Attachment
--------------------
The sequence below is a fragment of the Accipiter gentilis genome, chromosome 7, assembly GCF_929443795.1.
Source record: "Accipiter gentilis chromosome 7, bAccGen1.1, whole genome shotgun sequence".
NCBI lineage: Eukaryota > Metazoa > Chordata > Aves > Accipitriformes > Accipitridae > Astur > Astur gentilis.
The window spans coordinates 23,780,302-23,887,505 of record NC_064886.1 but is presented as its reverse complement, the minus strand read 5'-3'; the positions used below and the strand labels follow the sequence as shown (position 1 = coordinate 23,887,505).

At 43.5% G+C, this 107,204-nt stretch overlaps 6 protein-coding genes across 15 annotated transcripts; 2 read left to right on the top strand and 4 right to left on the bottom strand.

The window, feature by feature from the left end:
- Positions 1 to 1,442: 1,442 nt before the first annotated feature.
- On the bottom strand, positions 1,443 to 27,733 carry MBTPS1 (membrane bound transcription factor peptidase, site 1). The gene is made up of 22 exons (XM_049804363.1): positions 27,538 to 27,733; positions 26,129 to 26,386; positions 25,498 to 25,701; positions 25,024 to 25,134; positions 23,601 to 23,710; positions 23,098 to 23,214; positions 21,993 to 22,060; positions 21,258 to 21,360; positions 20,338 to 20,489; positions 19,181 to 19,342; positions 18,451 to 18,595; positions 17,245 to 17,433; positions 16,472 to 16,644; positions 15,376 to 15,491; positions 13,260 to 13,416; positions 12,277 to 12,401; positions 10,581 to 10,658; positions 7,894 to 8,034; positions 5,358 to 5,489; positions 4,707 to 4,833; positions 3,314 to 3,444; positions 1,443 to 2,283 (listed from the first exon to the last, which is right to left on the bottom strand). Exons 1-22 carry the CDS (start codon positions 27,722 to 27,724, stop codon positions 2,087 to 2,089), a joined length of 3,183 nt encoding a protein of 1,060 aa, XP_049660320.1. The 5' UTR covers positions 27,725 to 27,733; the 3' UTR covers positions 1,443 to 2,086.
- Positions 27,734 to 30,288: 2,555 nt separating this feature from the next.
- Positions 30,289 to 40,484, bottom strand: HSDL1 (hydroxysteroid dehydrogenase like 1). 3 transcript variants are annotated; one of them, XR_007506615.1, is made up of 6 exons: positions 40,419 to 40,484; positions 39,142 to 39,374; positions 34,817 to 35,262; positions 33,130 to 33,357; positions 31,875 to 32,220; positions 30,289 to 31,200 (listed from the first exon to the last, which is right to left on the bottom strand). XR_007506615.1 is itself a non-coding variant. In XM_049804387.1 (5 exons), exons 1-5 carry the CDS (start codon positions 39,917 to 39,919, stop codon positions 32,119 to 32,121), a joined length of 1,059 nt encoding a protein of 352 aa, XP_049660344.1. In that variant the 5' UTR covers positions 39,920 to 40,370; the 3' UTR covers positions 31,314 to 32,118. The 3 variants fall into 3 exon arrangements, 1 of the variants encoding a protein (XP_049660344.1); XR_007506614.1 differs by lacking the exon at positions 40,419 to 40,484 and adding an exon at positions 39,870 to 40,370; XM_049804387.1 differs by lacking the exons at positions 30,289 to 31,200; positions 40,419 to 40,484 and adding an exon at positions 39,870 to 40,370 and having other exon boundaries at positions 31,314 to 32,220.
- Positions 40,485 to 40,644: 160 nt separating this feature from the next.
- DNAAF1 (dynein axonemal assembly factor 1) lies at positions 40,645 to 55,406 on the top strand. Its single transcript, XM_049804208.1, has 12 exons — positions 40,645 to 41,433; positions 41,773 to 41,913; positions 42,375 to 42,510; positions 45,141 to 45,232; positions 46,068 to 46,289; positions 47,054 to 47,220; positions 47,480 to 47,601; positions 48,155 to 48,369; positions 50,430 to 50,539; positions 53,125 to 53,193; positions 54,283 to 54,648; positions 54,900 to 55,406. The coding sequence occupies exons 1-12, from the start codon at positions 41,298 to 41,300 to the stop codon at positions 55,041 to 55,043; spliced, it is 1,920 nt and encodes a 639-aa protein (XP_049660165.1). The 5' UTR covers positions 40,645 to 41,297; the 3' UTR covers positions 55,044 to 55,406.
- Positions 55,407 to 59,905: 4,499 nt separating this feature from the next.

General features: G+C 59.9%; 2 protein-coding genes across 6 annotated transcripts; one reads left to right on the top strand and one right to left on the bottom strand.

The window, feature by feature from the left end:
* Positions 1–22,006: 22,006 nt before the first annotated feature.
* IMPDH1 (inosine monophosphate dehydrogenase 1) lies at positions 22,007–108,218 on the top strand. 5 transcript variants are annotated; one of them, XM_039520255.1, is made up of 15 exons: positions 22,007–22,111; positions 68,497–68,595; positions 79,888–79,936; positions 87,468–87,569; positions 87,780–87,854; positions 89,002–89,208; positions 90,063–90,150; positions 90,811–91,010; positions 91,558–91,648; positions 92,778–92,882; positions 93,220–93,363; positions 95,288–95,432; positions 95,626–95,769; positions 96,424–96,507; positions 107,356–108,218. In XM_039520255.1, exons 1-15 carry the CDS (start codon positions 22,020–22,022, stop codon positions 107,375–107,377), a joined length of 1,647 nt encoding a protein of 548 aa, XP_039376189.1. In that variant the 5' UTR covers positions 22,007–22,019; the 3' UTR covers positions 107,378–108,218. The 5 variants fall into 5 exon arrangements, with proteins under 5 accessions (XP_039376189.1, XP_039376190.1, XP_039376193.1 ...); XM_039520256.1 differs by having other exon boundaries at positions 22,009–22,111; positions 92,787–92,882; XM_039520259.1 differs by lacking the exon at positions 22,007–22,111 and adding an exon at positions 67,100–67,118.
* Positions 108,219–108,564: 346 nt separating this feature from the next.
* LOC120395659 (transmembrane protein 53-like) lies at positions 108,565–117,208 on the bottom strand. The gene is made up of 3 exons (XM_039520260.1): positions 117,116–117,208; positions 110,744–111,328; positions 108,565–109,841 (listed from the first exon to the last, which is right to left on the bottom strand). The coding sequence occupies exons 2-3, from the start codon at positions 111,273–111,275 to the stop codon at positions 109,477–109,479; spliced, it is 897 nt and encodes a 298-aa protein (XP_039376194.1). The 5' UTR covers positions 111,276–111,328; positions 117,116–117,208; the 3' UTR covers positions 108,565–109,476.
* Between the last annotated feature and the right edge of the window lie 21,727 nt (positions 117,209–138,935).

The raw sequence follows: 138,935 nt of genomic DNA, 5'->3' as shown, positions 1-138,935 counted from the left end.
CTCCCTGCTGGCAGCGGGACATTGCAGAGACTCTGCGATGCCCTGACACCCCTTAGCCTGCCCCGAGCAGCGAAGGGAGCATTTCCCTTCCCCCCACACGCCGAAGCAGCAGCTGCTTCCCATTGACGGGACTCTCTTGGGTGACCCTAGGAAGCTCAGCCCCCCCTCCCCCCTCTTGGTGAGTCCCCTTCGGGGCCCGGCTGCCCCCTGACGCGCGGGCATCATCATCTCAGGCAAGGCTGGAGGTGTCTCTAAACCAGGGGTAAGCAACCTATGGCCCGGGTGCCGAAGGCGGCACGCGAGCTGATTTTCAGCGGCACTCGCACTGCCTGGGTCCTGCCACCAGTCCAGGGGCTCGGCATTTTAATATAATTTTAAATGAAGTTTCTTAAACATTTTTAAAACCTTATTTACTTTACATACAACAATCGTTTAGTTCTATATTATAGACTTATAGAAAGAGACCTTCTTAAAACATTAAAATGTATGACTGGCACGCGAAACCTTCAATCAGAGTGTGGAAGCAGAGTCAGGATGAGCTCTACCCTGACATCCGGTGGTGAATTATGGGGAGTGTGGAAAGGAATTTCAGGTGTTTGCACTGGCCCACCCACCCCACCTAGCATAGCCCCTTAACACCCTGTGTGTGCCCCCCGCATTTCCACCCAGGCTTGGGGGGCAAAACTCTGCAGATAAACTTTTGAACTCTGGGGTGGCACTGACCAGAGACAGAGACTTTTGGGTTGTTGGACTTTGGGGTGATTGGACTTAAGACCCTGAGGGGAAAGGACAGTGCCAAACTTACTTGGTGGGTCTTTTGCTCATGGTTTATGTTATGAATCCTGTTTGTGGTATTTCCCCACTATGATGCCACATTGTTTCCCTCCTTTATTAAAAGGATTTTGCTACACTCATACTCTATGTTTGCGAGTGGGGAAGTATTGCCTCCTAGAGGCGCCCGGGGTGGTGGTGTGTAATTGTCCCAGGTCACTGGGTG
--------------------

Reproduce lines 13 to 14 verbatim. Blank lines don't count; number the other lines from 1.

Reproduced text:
- Positions 55,407 to 59,905: 4,499 nt separating this feature from the next.

General features: G+C 59.9%; 2 protein-coding genes across 6 annotated transcripts; one reads left to right on the top strand and one right to left on the bottom strand.